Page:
12 guidelines for promoting community participation (Botes and Van Rensburg (2000, p. 53-54)) 1.Demonstrate an awareness of their status as outsiders to the beneficiary community and the potential impact of their involvement. 2.Respect the community’s indigenous contribution as manifested in their knowledge, skills and potential. 3.Become good facilitators and catalysts of development that assist and stimulate community-based initiatives and challenge practices which hinder people from releasing their own initiatives and realizing their own ideals. 4.Promote co-decision-making in defining needs, goal-setting, and formulating policies and plans in the implementation of these decisions. Selective participatory practices can be avoided when development workers seek out various sets of interests, rather than listening only to a few community leaders and prominent figures.
5.Communicate both programme / project successes and failures – sometimes failures are more informative. 6.Believe in the spirit of “Ubuntu” – a South African concept encompassing key values such as solidarity, conformity, compassion, respect, human dignity, and collective unity. 7.Listen to community members, especially the more vulnerable, less vocal and marginalized groups. 8.Guard against the domination of some interest groups or a small unrepresentative leadership clique. Encourage co-operative spirit and watch for oligarchic tendencies among community leadership. 9.Involve a cross-section of interest groups to collaborate as partners in jointly defining development needs and goals, and designing appropriate processes to reach these goals.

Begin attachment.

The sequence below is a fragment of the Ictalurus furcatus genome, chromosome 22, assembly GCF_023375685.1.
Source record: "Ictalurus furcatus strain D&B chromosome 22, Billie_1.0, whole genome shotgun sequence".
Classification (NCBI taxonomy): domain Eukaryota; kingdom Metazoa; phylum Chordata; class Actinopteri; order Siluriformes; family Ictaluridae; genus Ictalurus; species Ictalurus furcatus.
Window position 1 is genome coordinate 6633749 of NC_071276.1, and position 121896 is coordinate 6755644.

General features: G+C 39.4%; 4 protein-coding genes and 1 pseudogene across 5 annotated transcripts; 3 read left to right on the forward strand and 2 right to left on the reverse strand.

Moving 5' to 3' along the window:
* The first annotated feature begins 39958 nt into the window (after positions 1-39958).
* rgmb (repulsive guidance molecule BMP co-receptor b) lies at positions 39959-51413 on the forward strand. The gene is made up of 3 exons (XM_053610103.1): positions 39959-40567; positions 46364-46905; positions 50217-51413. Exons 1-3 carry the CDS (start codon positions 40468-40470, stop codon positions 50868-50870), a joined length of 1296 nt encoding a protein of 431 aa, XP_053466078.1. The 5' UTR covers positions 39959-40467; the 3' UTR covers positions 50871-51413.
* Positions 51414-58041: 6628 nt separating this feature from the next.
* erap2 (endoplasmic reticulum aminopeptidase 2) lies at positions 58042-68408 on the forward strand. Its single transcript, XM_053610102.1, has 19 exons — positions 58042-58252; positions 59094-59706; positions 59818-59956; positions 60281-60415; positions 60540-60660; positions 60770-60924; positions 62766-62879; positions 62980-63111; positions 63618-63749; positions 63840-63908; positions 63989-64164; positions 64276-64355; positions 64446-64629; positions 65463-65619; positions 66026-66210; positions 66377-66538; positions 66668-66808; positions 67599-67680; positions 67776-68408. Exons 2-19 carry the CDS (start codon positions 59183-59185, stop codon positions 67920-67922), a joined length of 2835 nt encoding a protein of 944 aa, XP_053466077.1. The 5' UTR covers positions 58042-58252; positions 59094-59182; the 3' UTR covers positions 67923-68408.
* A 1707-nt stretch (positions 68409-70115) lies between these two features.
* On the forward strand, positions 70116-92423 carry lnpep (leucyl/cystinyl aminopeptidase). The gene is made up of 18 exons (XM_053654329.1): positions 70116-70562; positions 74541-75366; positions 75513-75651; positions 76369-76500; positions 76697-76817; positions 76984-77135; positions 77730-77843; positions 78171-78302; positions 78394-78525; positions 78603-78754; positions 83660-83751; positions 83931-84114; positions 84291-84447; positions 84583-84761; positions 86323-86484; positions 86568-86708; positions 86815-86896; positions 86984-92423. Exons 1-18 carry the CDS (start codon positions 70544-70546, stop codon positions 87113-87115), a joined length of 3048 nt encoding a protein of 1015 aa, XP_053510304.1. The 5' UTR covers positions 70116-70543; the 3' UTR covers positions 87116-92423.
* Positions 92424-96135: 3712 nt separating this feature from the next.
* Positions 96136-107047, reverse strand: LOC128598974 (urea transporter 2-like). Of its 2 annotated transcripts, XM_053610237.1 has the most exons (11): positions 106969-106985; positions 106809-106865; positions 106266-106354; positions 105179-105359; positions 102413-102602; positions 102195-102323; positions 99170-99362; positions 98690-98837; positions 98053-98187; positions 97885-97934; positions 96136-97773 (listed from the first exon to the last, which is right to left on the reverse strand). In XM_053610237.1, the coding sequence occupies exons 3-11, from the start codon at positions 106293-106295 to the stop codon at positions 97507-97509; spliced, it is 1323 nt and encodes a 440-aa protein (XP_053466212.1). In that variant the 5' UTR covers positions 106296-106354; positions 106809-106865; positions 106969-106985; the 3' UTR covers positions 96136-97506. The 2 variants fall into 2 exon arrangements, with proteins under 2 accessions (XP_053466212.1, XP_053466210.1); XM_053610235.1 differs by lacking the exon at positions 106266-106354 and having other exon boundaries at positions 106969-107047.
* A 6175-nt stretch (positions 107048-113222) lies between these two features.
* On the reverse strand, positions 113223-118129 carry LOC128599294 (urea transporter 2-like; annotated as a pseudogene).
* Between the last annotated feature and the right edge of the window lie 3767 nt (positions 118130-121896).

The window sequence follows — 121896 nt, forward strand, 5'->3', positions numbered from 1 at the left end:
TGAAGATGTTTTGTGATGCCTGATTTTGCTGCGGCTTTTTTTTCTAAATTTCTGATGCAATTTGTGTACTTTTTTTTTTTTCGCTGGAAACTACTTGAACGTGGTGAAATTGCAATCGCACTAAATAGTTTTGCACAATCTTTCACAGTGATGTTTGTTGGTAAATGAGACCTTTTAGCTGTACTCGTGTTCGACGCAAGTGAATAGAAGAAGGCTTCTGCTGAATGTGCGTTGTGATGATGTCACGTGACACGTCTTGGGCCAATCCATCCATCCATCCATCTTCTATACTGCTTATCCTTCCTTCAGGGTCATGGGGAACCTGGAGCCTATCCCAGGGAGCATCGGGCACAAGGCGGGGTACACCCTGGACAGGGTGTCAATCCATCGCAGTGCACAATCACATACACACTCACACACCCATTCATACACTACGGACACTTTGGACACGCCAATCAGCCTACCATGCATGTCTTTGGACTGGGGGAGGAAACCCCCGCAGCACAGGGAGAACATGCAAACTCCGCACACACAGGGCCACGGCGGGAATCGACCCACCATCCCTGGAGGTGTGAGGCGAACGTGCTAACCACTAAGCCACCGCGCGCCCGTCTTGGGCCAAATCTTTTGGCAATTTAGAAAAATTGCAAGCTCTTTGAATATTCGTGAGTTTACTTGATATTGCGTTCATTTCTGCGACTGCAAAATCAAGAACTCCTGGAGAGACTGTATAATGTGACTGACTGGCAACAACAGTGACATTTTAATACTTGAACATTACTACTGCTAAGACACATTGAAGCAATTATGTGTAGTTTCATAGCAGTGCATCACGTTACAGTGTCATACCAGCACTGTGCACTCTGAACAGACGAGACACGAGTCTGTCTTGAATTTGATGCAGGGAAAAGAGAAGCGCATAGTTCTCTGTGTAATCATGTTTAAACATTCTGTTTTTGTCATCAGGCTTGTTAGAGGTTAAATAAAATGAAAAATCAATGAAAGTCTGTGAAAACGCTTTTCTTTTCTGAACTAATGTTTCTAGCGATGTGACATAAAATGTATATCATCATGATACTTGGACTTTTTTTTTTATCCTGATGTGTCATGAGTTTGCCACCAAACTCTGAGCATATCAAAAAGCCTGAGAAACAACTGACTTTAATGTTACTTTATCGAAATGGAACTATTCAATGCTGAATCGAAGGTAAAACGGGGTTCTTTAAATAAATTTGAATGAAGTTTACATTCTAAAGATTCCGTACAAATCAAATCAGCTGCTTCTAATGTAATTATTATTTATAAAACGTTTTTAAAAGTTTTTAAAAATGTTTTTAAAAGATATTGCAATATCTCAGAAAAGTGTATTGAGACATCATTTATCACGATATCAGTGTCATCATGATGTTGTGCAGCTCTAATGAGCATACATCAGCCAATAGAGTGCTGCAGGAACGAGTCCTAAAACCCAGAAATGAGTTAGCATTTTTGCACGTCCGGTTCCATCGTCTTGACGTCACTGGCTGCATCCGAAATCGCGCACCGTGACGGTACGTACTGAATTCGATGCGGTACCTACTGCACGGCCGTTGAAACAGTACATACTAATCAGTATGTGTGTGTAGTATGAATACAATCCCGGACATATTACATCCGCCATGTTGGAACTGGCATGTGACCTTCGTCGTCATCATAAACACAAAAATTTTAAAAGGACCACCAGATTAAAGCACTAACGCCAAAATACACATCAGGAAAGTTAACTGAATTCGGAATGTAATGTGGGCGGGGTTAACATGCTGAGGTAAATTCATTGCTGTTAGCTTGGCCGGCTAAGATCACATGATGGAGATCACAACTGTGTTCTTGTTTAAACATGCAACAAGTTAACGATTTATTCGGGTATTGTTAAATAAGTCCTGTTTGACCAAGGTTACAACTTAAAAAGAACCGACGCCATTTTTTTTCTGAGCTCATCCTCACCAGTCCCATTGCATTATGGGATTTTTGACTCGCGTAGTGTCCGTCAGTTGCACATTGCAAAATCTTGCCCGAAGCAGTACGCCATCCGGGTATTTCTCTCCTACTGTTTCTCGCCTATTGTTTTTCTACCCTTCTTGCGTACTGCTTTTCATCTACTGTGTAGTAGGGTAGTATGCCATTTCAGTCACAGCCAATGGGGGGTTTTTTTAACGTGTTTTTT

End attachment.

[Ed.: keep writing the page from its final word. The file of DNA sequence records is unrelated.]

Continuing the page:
10.Acknowledge that process-related soft issues are as important as product-related hard issues. Any investment in shelter for the poor should involve an appropriate mix of technological and social factors, where both hard-ware and soft-ware are developed together. In this regard, many scholars recognize the importance of a multi-disciplinary approach to project planning and development. The inclusion of a social scientist, and someone with the appropriate skills from within the community, to work together with planners, architects and engineers is very important. A multi-disciplinary approach will only succeed if technical professionals recognize and include the contributions of their social scientist partners in the planning process. 11.Aim at releasing the energy within a community without exploiting or exhausting them. 12.Empower communities to share equitably in the fruits of development through active processes whereby beneficiaries influence the direction of development initiatives rather than merely receive a share of benefits in a passive manner.
Guidelines for community organizers on community organizing and development. ( Minda Luz Quesada, 1972)